This 4th edition is a really fascinating history of Christianity and the Church, reworked and updated 20 years or so on from the original.
It looks at 14 key events that are considered to be major turning points, moments of such significance that the direction of the church hugely shifted.
It is a good read, not overly academic, and is meant to be for the “layperson” to gain an insight into our history, perhaps to have their interest piqued to then want to delve into some areas more deeply. At the very least the reader will gain a clearer understanding as to how we got to where we are today in the church.
The study of history is clearly a useful exercise to enable us to learn from successes and mistakes of the past. This is equally valid for the church, an organisation made up of fallible people, who have made major errors as well as initiated many brave ventures.
We need to learn, grow, get better at what we do and how we think, so we can continue to try to become more Christ like. And if studying history of the church helps this ambition then it is worthwhile.
I was especially interested to read that the early Church history seemingly pivots on the miraculous conversion of Roman Emperor Constantine, by way of a pre-battle vision of Jesus. This brought him victory, accession to the throne and a new support for the Christian faith and its followers, allowing it to flourish.
I now know why the Nicene Creed is so called, and understand the thinking that went in to creating it 1700 years ago. This and other events helped to form a theology that we may take for granted now, but which in fact took centuries to form.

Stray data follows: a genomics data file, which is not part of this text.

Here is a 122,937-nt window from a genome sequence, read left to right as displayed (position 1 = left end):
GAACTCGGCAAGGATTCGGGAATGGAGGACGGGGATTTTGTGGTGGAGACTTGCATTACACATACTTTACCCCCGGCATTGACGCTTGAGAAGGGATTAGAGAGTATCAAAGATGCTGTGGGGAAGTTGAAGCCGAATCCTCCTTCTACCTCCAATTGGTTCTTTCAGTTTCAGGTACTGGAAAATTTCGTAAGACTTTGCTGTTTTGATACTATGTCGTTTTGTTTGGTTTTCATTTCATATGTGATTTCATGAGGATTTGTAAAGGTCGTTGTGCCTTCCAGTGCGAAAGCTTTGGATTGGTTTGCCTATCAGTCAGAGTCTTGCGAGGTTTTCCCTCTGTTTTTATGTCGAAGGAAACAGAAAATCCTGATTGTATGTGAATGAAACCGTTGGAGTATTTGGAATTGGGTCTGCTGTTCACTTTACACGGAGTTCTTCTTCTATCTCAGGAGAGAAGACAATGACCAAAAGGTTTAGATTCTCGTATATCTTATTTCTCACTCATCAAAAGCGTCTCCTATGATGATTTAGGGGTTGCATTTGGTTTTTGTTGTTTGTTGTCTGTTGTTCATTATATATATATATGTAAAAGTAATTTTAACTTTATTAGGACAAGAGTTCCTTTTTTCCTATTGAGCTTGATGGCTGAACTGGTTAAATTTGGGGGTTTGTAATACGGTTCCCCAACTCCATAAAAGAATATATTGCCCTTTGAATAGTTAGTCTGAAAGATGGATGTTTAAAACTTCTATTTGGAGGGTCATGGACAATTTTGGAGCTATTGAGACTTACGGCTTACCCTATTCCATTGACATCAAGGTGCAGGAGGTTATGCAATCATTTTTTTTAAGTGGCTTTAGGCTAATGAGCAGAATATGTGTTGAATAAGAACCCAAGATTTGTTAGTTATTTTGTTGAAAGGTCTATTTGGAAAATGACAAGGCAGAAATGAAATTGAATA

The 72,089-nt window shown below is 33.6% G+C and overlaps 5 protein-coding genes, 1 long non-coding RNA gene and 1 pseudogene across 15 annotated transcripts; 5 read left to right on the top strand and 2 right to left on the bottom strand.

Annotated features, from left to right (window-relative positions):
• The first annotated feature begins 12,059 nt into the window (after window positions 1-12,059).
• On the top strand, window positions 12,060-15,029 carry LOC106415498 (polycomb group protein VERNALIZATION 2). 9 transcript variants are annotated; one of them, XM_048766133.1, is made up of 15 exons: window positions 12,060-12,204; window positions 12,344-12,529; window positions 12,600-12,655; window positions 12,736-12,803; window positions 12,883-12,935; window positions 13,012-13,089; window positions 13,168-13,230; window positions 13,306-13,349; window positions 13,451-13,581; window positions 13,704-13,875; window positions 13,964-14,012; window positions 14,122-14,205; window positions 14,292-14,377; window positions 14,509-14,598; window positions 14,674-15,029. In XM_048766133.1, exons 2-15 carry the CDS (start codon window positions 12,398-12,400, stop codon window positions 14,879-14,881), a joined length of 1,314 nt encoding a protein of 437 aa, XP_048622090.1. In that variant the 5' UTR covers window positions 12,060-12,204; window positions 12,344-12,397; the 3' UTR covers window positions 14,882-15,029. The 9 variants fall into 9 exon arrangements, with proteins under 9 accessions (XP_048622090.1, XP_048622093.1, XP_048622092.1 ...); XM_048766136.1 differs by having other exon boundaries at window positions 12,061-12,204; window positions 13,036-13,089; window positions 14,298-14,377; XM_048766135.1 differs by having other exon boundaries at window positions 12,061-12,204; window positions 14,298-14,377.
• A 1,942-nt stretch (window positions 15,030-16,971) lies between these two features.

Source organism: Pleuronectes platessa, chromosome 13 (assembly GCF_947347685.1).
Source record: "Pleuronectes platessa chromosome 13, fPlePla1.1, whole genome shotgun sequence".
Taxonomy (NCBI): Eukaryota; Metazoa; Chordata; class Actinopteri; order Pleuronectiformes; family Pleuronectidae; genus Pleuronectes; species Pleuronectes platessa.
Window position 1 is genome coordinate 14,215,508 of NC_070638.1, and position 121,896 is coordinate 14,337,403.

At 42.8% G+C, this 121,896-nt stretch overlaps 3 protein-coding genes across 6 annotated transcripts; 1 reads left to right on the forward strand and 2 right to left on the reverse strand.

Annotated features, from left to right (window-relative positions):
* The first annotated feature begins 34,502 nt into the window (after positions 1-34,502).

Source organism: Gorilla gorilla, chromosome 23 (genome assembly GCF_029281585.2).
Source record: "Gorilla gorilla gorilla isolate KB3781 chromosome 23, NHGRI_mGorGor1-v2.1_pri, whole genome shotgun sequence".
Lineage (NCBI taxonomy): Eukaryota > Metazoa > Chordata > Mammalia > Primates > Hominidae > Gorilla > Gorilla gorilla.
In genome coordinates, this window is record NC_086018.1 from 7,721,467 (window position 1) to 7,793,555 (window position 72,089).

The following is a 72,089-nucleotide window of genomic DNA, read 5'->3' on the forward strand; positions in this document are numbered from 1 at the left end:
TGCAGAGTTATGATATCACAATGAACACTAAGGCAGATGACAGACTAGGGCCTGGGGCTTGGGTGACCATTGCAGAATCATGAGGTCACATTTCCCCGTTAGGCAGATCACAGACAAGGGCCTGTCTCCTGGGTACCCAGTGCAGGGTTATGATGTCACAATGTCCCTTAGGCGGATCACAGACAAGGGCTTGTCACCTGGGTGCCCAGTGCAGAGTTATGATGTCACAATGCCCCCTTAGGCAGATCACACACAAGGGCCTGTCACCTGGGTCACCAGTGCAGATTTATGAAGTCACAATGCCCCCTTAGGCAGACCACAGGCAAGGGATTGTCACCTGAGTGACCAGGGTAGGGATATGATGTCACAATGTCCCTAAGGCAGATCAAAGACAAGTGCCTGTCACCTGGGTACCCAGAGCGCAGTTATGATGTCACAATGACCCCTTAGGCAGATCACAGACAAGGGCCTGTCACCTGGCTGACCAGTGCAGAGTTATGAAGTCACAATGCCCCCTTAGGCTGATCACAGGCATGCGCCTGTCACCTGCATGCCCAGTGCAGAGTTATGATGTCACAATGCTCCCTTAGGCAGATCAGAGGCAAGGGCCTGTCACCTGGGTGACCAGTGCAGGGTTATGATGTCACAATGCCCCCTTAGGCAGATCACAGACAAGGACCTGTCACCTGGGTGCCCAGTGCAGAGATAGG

We can see how the rise of monasticism was so core to the development of the church over millennia, in service, worship, prayer and mission. It is also helpful to see how, through the ages, Christians have responded to political, economic and social changes. The church adapted as the world changed, sometimes initiated by a handful of Holy Spirit inspired individuals who stood up to authority and spoke truth to power.
There is some comfort in knowing that despite man’s best efforts to steward the church through centuries of history, God has been the constant. He is the same yesterday, today and tomorrow, and He has been very forgiving!
I would like to think that we, as a broad world-wide church of Christian believers, would be able to heal the rifts, forgive the offences and build bridges across the divides … there are some signs of us having learnt, but perhaps only time will tell.
Thank you to Netgalley for the gifted copy in exchange for an honest review.